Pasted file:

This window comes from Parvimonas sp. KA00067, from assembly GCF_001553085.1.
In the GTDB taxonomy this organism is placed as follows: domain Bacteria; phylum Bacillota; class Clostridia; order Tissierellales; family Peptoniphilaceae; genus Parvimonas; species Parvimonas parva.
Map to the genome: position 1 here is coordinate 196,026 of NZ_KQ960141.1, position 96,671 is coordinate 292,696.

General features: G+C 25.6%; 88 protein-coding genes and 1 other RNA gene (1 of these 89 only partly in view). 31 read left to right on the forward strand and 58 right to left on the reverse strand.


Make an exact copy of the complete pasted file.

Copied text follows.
This window comes from Parvimonas sp. KA00067, from assembly GCF_001553085.1.
In the GTDB taxonomy this organism is placed as follows: domain Bacteria; phylum Bacillota; class Clostridia; order Tissierellales; family Peptoniphilaceae; genus Parvimonas; species Parvimonas parva.
Map to the genome: position 1 here is coordinate 196,026 of NZ_KQ960141.1, position 96,671 is coordinate 292,696.

General features: G+C 25.6%; 88 protein-coding genes and 1 other RNA gene (1 of these 89 only partly in view). 31 read left to right on the forward strand and 58 right to left on the reverse strand.